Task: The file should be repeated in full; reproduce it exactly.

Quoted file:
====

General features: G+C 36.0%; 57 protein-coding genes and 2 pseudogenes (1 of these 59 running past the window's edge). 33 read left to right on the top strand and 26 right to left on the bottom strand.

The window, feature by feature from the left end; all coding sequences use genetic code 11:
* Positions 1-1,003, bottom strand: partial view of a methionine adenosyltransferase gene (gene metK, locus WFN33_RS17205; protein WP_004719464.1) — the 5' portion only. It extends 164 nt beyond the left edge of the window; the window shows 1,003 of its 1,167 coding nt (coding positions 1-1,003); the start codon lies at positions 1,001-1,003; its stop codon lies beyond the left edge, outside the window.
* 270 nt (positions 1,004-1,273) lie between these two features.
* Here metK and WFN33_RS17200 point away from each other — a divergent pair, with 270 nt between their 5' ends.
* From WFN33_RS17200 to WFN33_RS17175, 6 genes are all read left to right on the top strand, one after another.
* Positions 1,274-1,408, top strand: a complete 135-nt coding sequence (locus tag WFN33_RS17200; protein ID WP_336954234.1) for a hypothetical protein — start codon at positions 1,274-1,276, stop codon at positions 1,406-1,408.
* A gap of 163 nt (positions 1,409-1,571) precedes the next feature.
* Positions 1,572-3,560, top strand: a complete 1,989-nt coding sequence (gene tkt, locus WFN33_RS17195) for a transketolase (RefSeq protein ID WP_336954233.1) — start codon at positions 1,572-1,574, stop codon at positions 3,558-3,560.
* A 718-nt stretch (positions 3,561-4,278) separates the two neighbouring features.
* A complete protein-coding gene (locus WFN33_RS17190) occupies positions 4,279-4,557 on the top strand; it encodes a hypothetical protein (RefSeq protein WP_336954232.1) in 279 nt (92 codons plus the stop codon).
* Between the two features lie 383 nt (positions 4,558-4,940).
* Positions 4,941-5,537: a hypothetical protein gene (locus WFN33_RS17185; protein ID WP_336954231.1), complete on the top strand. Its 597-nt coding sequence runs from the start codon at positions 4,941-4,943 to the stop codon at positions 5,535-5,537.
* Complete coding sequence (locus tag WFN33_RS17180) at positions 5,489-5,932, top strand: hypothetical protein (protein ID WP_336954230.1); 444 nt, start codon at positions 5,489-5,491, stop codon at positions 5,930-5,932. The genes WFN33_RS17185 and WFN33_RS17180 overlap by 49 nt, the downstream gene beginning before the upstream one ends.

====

General features: G+C 36.0%; 57 protein-coding genes and 2 pseudogenes (1 of these 59 running past the window's edge). 33 read left to right on the top strand and 26 right to left on the bottom strand.

The window, feature by feature from the left end; all coding sequences use genetic code 11:
* Positions 1-1,003, bottom strand: partial view of a methionine adenosyltransferase gene (gene metK, locus WFN33_RS17205; protein WP_004719464.1) — the 5' portion only. It extends 164 nt beyond the left edge of the window; the window shows 1,003 of its 1,167 coding nt (coding positions 1-1,003); the start codon lies at positions 1,001-1,003; its stop codon lies beyond the left edge, outside the window.
* 270 nt (positions 1,004-1,273) lie between these two features.
* Here metK and WFN33_RS17200 point away from each other — a divergent pair, with 270 nt between their 5' ends.
* From WFN33_RS17200 to WFN33_RS17175, 6 genes are all read left to right on the top strand, one after another.
* Positions 1,274-1,408, top strand: a complete 135-nt coding sequence (locus tag WFN33_RS17200; protein ID WP_336954234.1) for a hypothetical protein — start codon at positions 1,274-1,276, stop codon at positions 1,406-1,408.
* A gap of 163 nt (positions 1,409-1,571) precedes the next feature.
* Positions 1,572-3,560, top strand: a complete 1,989-nt coding sequence (gene tkt, locus WFN33_RS17195) for a transketolase (RefSeq protein ID WP_336954233.1) — start codon at positions 1,572-1,574, stop codon at positions 3,558-3,560.
* A 718-nt stretch (positions 3,561-4,278) separates the two neighbouring features.
* A complete protein-coding gene (locus WFN33_RS17190) occupies positions 4,279-4,557 on the top strand; it encodes a hypothetical protein (RefSeq protein WP_336954232.1) in 279 nt (92 codons plus the stop codon).
* Between the two features lie 383 nt (positions 4,558-4,940).
* Positions 4,941-5,537: a hypothetical protein gene (locus WFN33_RS17185; protein ID WP_336954231.1), complete on the top strand. Its 597-nt coding sequence runs from the start codon at positions 4,941-4,943 to the stop codon at positions 5,535-5,537.
* Complete coding sequence (locus tag WFN33_RS17180) at positions 5,489-5,932, top strand: hypothetical protein (protein ID WP_336954230.1); 444 nt, start codon at positions 5,489-5,491, stop codon at positions 5,930-5,932. The genes WFN33_RS17185 and WFN33_RS17180 overlap by 49 nt, the downstream gene beginning before the upstream one ends.